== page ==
After Ben & Jerry's announced it would no longer sell ice cream in the Israeli-occupied West Bank, the owner of a New York City franchise said he will donate a portion of his sales to Israel.
''We couldn't sit back and watch without speaking up,'' Joel Gasman, owner of a franchise on the Upper West Side, told the New York Post on Thursday. ''It has definitely hurt our bottom line and our overall store value. We did fear boycotts from customers. We still do.''
Gasman and many of his customers are Jewish, and he said the corporate ban on West Bank sales has hurt sales at his own store.
''We've lost some foot traffic as well as bigger catering jobs that usually help us during the summer,'' he said. ''We're getting bad reviews online that have nothing to do with the store, only in regard to corporate's views.''
His franchise parent company announced July 19 that it would be ''inconsistent'' with the company's values to allow the famous brand of ice cream to be sold in the ''Occupied Palestinian Territory.''
''We have a longstanding partnership with our licensee, who manufactures Ben & Jerry's ice cream in Israel and distributes it in the region,'' the announcement said. ''We have been working to change this, and so we have informed our licensee that we will not renew the license agreement when it expires at the end of next year.''
The company said it plans on staying in Israel ''under a different arrangement.''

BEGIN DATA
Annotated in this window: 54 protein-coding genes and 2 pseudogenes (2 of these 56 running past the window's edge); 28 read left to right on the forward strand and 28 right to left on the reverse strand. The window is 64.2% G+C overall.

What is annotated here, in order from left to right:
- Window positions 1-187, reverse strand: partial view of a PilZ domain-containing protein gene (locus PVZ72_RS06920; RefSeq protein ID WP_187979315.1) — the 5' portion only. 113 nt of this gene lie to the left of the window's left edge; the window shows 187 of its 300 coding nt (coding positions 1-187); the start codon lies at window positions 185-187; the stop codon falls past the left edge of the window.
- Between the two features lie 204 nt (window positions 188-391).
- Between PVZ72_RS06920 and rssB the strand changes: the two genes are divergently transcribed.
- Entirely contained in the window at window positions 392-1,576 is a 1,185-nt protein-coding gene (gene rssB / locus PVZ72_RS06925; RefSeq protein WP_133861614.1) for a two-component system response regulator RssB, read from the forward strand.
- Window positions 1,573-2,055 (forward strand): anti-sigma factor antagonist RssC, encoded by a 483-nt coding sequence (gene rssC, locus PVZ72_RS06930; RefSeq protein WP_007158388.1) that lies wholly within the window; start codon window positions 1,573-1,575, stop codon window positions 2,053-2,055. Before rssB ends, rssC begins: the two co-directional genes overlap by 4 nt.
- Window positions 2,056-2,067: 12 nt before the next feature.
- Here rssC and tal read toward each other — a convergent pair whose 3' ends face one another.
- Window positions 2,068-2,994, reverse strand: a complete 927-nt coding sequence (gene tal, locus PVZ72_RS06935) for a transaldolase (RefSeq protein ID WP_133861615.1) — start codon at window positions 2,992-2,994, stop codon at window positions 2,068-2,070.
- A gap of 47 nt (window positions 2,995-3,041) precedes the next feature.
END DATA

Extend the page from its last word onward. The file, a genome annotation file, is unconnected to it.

Israeli Prime Minister Naftali Bennett said the ban was ''clearly [an] anti-Israel step,'' saying there will be ''serious consequences, legal and otherwise'' and that Israel ''will act aggressively against all boycott actions directed against its citizens,'' CNBC reported July 21.
The move also appeared to have affected Unilever, the company that owns Ben & Jerry's, with stock prices going lower since the announcement.
Unilever CEO Alan Jope told investors Thursday that it is committed to remaining in Israel.
''Unilever remains fully committed to our business in Israel,'' Jope said. ''This was a decision that was taken by Ben & Jerry's and its independent board in line with an acquisition agreement that we signed 20 years ago. I can assure you it is not our intent to regularly visit matters of this, where sensitivity has been a long-standing issue for Ben & Jerry's.''
In its official statement, Unilever, which acquired Ben & Jerry's in 2000, said the Israeli-Palestinian conflict is ''complex,'' but the company's goal is to ''serve consumers with essential products that contribute to their health, wellbeing and enjoyment.''
''Ben & Jerry's was acquired by Unilever in 2000. As part of the acquisition agreement, we have always recognized the right of the brand and its independent board to take decisions about its social mission,'' the statement said. ''We also welcome the fact that Ben & Jerry's will stay in Israel.''
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